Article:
As our departure to British Columbia approaches, as I'm about to leave a home for another home, I'm experiencing nostalgia for yet another home, yet another piece of me left in yet another place I travelled to, loved, inhabited. That place is San Francisco.
It's been a few weeks now: images, smells and sensations come back every day, every night to my mind. There's also a moment, a special day, one I like to remember and, well, story-tell.
My wife and I were driving back to Frisco, after 7 weeks spent up and down the West Coast, from Los Angeles in the South to Mount St. Helens in the North, and back.
The usual is this: I miss the West Coast, we decide to go to the West Coast, I spend loads of time there, I drive back to the airport, I cry.
Someone in my family must have lived there. Maybe my great-great-great-grand-aunt was selling lobsters there. Maybe someday she lost her wedding ring in the ocean and she's crying her heart out on Ocean Beach ever since. Maybe some quantic fragment of me hears her and cries along. I dunno.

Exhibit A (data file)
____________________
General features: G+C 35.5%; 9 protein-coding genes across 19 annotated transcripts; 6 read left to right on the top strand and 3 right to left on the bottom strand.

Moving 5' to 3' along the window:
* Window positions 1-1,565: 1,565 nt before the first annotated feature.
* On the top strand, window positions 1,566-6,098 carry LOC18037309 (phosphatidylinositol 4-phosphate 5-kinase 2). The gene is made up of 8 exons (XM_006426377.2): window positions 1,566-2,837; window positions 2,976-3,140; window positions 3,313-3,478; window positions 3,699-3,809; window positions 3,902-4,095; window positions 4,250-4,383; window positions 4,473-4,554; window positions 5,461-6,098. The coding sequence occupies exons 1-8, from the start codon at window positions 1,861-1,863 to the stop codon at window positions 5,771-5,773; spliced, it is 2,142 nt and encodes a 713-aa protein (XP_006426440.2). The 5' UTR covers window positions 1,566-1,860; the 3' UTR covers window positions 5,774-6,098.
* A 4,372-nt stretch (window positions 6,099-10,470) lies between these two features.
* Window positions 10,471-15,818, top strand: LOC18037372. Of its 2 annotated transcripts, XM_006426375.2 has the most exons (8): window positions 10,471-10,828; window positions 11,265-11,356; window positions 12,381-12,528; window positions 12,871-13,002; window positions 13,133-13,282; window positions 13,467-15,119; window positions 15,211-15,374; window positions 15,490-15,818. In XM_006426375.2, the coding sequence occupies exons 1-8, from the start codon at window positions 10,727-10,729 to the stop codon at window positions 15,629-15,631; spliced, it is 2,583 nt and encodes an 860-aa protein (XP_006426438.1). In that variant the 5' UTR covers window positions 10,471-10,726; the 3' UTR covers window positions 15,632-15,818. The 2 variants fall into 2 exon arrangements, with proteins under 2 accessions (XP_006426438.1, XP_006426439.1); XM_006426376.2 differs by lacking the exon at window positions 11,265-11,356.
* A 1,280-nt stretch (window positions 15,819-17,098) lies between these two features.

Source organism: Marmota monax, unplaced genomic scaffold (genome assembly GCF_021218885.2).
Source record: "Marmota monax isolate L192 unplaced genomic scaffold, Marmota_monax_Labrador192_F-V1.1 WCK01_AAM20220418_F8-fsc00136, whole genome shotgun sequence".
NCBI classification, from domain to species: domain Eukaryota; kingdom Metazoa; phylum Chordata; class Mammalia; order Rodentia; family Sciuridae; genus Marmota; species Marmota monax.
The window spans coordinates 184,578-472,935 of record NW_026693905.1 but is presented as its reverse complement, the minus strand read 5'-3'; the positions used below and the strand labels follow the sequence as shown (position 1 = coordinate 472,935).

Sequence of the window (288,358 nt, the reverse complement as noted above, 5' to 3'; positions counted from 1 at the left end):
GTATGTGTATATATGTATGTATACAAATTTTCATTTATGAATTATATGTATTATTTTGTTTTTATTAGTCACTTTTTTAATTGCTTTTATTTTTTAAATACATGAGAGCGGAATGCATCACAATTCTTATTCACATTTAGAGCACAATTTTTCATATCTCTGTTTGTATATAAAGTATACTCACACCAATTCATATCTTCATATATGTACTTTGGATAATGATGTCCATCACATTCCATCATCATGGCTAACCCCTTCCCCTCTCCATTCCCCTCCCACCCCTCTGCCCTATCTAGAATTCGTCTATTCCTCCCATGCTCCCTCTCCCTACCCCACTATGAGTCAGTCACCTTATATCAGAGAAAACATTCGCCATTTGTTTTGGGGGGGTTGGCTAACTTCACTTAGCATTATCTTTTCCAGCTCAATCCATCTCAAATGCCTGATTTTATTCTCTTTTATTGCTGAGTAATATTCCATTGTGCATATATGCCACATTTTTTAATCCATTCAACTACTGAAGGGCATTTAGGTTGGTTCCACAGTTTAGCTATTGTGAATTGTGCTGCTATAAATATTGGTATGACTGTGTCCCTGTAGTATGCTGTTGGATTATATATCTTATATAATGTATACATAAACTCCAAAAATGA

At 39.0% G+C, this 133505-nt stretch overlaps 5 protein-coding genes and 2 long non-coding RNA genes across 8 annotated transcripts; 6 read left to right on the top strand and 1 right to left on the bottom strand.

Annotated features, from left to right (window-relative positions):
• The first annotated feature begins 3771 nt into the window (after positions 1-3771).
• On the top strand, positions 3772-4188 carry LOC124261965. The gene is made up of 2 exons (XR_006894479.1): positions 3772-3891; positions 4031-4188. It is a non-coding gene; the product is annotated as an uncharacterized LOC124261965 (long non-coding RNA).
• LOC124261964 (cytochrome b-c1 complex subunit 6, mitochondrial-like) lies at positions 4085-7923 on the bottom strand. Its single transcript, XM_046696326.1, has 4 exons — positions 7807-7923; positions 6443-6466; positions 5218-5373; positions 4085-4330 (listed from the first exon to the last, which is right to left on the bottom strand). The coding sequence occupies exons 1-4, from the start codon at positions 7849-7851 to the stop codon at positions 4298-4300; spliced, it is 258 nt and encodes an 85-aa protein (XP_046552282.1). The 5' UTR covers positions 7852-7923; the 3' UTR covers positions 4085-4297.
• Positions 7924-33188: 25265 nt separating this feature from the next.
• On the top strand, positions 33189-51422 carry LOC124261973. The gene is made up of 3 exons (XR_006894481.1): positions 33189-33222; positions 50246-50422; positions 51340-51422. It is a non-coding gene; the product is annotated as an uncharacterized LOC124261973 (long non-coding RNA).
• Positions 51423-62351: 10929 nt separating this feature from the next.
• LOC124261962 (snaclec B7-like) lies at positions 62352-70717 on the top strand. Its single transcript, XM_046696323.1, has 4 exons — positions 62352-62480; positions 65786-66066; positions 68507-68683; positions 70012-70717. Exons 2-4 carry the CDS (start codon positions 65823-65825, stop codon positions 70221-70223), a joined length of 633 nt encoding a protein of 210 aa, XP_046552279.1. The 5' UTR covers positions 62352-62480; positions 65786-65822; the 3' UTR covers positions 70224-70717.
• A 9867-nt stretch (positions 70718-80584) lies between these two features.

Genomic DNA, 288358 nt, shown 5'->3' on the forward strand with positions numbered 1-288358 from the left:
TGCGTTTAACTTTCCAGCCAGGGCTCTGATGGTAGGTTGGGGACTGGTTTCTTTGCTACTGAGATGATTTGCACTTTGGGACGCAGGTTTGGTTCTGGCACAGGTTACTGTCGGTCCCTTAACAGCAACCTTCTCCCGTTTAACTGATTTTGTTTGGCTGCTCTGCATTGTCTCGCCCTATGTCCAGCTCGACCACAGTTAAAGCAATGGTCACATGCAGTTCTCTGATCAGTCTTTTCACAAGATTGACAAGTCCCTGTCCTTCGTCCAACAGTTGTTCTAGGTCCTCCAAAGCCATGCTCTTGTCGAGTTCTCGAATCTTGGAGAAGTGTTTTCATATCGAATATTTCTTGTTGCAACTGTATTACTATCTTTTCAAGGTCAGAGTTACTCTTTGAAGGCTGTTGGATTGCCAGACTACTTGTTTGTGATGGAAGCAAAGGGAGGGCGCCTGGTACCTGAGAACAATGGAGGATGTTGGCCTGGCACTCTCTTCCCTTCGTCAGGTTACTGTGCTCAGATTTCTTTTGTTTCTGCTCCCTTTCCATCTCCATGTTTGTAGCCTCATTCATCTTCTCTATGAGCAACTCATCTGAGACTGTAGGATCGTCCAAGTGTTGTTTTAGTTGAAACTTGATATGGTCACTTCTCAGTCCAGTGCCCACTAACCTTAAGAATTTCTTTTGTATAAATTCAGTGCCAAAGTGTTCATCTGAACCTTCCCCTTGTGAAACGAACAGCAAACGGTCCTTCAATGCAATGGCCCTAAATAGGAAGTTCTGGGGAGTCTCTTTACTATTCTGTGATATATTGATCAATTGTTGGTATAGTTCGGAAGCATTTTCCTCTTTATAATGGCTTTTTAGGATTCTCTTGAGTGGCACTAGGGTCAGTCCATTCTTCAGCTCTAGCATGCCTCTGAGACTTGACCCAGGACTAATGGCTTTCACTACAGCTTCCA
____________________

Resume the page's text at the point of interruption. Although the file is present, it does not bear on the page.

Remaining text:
Anyway, that day, we were driving back to Frisco and we were pretty close to the usual: I was about to cry. Frisco tends to be a drama queen with me. There's always something west-coasty playing on the radio, there's always that fog lifting up from downtown's buildings and there's always that sudden soft whitish glare on them. They exclaim: “We haz crush on you!”. I echo: “I don't want to leave!” It makes me feel like a fucking Sisyphus. Been there, done that, déjà-vu. Frisco's my stone — with all its damn ups and downs.
So here we are, driving on Bay Bridge and reaching the toll. There is the glare on the cars and the smoke from their exhaust pipes. There are people sitting on stools. Yep, stools. Men and women, sitting in the traffic, taking bucks and handing out receipts. I fetch for bucks in my pocket and I roll down the window. She looks at me. She, that black lady in a uniform. I look at her. She must be a mother. She must be strong-minded. She must be miserable.
I come to. Did I smile to her? How did I look at her? Did I express anything? I don’t remember. I’m not sure I was expressing anything really; I think I was just feeling (I was there and away, now and then, part and unpart).
She is still looking at me. I hand out my bucks. She takes them. I feel her hand. The contact, the skin. The humanity of it. She throws at me the brightest smile. Never losing eye contact, she just says:
“Goodbye sweetheart, and God bless you.”
I rolled up my window, and I cried. I forgot a lot about that day, but I never forgot about that Lady on Bay Bridge.
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